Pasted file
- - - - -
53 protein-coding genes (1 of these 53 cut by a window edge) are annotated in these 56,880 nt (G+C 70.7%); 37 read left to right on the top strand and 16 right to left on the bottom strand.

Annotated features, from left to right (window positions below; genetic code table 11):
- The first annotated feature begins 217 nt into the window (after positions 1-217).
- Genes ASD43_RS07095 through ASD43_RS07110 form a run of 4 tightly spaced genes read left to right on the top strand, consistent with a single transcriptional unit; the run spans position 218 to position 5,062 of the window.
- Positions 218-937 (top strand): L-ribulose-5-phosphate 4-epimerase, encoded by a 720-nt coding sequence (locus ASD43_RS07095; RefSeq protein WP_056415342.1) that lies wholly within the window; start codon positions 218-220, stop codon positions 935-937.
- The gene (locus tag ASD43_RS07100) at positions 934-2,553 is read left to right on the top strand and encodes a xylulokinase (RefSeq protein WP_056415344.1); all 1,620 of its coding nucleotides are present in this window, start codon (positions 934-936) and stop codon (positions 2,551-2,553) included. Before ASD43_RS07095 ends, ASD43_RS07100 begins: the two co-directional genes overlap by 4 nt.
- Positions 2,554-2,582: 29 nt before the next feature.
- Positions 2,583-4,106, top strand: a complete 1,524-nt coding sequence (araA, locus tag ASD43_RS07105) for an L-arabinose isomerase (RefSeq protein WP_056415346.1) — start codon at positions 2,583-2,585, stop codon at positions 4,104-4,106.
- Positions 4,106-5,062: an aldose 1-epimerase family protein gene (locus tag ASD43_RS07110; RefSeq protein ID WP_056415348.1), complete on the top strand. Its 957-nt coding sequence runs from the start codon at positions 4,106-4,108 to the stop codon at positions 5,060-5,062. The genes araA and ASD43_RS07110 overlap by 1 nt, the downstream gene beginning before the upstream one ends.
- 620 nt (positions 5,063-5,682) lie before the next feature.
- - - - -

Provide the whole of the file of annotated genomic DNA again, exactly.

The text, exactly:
53 protein-coding genes (1 of these 53 cut by a window edge) are annotated in these 56,880 nt (G+C 70.7%); 37 read left to right on the top strand and 16 right to left on the bottom strand.

Annotated features, from left to right (window positions below; genetic code table 11):
- The first annotated feature begins 217 nt into the window (after positions 1-217).
- Genes ASD43_RS07095 through ASD43_RS07110 form a run of 4 tightly spaced genes read left to right on the top strand, consistent with a single transcriptional unit; the run spans position 218 to position 5,062 of the window.
- Positions 218-937 (top strand): L-ribulose-5-phosphate 4-epimerase, encoded by a 720-nt coding sequence (locus ASD43_RS07095; RefSeq protein WP_056415342.1) that lies wholly within the window; start codon positions 218-220, stop codon positions 935-937.
- The gene (locus tag ASD43_RS07100) at positions 934-2,553 is read left to right on the top strand and encodes a xylulokinase (RefSeq protein WP_056415344.1); all 1,620 of its coding nucleotides are present in this window, start codon (positions 934-936) and stop codon (positions 2,551-2,553) included. Before ASD43_RS07095 ends, ASD43_RS07100 begins: the two co-directional genes overlap by 4 nt.
- Positions 2,554-2,582: 29 nt before the next feature.
- Positions 2,583-4,106, top strand: a complete 1,524-nt coding sequence (araA, locus tag ASD43_RS07105) for an L-arabinose isomerase (RefSeq protein WP_056415346.1) — start codon at positions 2,583-2,585, stop codon at positions 4,104-4,106.
- Positions 4,106-5,062: an aldose 1-epimerase family protein gene (locus tag ASD43_RS07110; RefSeq protein ID WP_056415348.1), complete on the top strand. Its 957-nt coding sequence runs from the start codon at positions 4,106-4,108 to the stop codon at positions 5,060-5,062. The genes araA and ASD43_RS07110 overlap by 1 nt, the downstream gene beginning before the upstream one ends.
- 620 nt (positions 5,063-5,682) lie before the next feature.